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Sunday, 29 June 2014

Sri Lankan Tsunami: 10 years later

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In Sri Lanka all of the travel clichés apply. Friendly people, exotic food, elephants, turquoise waters lapping golden sandy beaches. But I can name dozens of spots that reflect all of that travel brochure jargon. I couldn't write better commentary on those aspects of the country than is already published in mainstream travel guides. I came to Sri Lanka in search of a different, unreported Sri Lankan experience. Through the hill country I traveled, to Kandy, into the capital, down the coast to all of the southwest beaches. Finally, as I walked through the city of Galle, along the southwest coast, I found what I was looking for. Near the downtown area, I saw a building that housed the Galle Fire Brigade - the local firefighters. I wondered if any of those folks may have been working there in 2004, when the tsunami hit. That was ten years ago, but,…
An Interview with Benjamin Phillips Benjamin Phillips is a young London based artist and illustrator who in 2012 completed a five month artist in residence stay at the Incheon Art Platform in Incheon, South Korea. The Platform is a recently renovated gallery complex which provides studio and living space for Korean and international artists, who showed a collaborative exhibition entitled ‘Wuju Dabang’*-inspired by a story written by fellow Platform artist Lee Pong-about a girl who disappears through a smoke ring. Ben’s contribution consists of a pair of legs disappearing into the ground, eerie shadows painted onto the gallery walls, and multiplying heads floating towards an unknown universe. Ben’s contribution to the Korean art scene is important because of Korea’s identity with the West. Korean youth culture is developing rapidly as it incorporates Western subculture into its mainstream, yet artists still use very traditional mediums in art. Within that combination of…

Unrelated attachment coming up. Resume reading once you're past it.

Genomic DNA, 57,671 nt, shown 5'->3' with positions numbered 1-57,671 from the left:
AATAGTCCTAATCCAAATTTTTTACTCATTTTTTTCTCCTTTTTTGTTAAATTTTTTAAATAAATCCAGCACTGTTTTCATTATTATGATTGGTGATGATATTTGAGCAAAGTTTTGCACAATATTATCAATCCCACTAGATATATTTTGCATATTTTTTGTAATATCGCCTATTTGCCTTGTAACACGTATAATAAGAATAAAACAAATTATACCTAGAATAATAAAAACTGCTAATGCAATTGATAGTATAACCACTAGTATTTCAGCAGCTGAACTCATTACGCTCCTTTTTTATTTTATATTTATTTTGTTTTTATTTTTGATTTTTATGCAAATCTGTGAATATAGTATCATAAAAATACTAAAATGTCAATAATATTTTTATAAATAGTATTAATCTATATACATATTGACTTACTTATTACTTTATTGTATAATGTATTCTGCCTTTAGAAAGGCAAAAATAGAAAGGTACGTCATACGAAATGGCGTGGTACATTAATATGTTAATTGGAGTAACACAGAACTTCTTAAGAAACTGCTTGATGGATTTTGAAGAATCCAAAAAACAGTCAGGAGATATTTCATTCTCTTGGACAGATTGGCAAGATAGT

New York Times columnist and best-selling author Maureen Dowd traveled to Saudi Arabia last year and wrote an article about her travels which appeared in Vanity Fair. She said she couldn't resist taking a trip to Saudi Arabia after hearing the Saudi Tourism Minister, Prince Sulton, announce that he is “slowly making efforts to change by opening their doors to Western Tourists”, albeit only the “high level,” and “fully educated” tourists... "No backpackers", he added. Dowd wanted to see Saudi Arabia through the eyes of an average Western tourist while checking out if this "modern transformation" Prince Sulton spoke of was noticeable or even perceptible. In her article, she compared the speed at which the Saudi’s want to change “akin to a snail on Ambien”. Then about a month ago, I met Pamela Davis. She was new to the area and brought her three year-old son to a playgroup I…
Saturday, 07 January 2012

Interview with TV Host Martyn Andrews

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British television presenter Martyn Andrews is the host for multiple television programs including "Moscow Out," "A Prime Recipe" and "Wayfarer." His job has taken him to popular and off-beat locations all over the world. He sheds light on the profession, gives advice for budding jet-setters, and shares his favorite up-and-coming destinations.   What shows are you hosting currently?   I'm currently doing Moscow Out, a weekly cultural show, highlighting different views of Russian culture. I am also hosting a show called Prime Recipe highlighting that 20 years ago in Moscow, everybody was queuing up for bread (and borscht, if you were lucky). And now, Moscow has one of the best restaurant scenes in the world. The restaurants are better than in London, and from what I think, from New York.   How did you become a presenter?   Well, I was born in Liverpool, home of the Beatles, a working…